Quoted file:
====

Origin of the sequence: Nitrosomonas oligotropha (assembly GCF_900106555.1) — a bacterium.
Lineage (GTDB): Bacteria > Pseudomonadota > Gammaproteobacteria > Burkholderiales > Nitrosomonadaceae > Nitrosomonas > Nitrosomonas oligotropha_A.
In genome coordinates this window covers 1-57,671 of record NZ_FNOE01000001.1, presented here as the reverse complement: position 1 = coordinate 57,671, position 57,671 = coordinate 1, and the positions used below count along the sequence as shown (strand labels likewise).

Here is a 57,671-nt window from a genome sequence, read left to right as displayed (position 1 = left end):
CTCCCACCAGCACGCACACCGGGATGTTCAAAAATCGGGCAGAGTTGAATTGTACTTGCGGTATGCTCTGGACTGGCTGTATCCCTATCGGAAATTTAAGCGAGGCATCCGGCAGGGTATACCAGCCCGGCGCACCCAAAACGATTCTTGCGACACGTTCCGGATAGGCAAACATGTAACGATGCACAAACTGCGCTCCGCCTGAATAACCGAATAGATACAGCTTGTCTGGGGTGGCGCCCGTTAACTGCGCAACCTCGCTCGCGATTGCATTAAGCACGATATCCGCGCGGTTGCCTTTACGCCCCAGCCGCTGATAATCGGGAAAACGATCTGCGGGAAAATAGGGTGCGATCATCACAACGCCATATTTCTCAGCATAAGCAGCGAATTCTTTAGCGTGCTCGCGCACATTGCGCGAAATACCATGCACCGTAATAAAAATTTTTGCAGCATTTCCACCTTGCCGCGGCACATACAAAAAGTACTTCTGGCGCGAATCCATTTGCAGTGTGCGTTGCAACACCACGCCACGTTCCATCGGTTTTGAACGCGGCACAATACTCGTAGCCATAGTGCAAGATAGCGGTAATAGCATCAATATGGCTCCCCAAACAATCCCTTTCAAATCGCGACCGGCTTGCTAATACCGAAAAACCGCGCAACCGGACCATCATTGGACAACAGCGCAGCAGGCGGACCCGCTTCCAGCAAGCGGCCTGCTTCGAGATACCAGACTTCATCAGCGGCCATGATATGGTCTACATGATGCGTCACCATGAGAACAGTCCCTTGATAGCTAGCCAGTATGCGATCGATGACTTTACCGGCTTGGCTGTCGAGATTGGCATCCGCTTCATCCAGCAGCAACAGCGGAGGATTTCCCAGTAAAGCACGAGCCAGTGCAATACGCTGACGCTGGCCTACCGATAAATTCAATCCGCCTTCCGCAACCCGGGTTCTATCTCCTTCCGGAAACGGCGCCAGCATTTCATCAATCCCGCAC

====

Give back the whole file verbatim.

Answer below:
Origin of the sequence: Nitrosomonas oligotropha (assembly GCF_900106555.1) — a bacterium.
Lineage (GTDB): Bacteria > Pseudomonadota > Gammaproteobacteria > Burkholderiales > Nitrosomonadaceae > Nitrosomonas > Nitrosomonas oligotropha_A.
In genome coordinates this window covers 1-57,671 of record NZ_FNOE01000001.1, presented here as the reverse complement: position 1 = coordinate 57,671, position 57,671 = coordinate 1, and the positions used below count along the sequence as shown (strand labels likewise).

Here is a 57,671-nt window from a genome sequence, read left to right as displayed (position 1 = left end):
CTCCCACCAGCACGCACACCGGGATGTTCAAAAATCGGGCAGAGTTGAATTGTACTTGCGGTATGCTCTGGACTGGCTGTATCCCTATCGGAAATTTAAGCGAGGCATCCGGCAGGGTATACCAGCCCGGCGCACCCAAAACGATTCTTGCGACACGTTCCGGATAGGCAAACATGTAACGATGCACAAACTGCGCTCCGCCTGAATAACCGAATAGATACAGCTTGTCTGGGGTGGCGCCCGTTAACTGCGCAACCTCGCTCGCGATTGCATTAAGCACGATATCCGCGCGGTTGCCTTTACGCCCCAGCCGCTGATAATCGGGAAAACGATCTGCGGGAAAATAGGGTGCGATCATCACAACGCCATATTTCTCAGCATAAGCAGCGAATTCTTTAGCGTGCTCGCGCACATTGCGCGAAATACCATGCACCGTAATAAAAATTTTTGCAGCATTTCCACCTTGCCGCGGCACATACAAAAAGTACTTCTGGCGCGAATCCATTTGCAGTGTGCGTTGCAACACCACGCCACGTTCCATCGGTTTTGAACGCGGCACAATACTCGTAGCCATAGTGCAAGATAGCGGTAATAGCATCAATATGGCTCCCCAAACAATCCCTTTCAAATCGCGACCGGCTTGCTAATACCGAAAAACCGCGCAACCGGACCATCATTGGACAACAGCGCAGCAGGCGGACCCGCTTCCAGCAAGCGGCCTGCTTCGAGATACCAGACTTCATCAGCGGCCATGATATGGTCTACATGATGCGTCACCATGAGAACAGTCCCTTGATAGCTAGCCAGTATGCGATCGATGACTTTACCGGCTTGGCTGTCGAGATTGGCATCCGCTTCATCCAGCAGCAACAGCGGAGGATTTCCCAGTAAAGCACGAGCCAGTGCAATACGCTGACGCTGGCCTACCGATAAATTCAATCCGCCTTCCGCAACCCGGGTTCTATCTCCTTCCGGAAACGGCGCCAGCATTTCATCAATCCCGCAC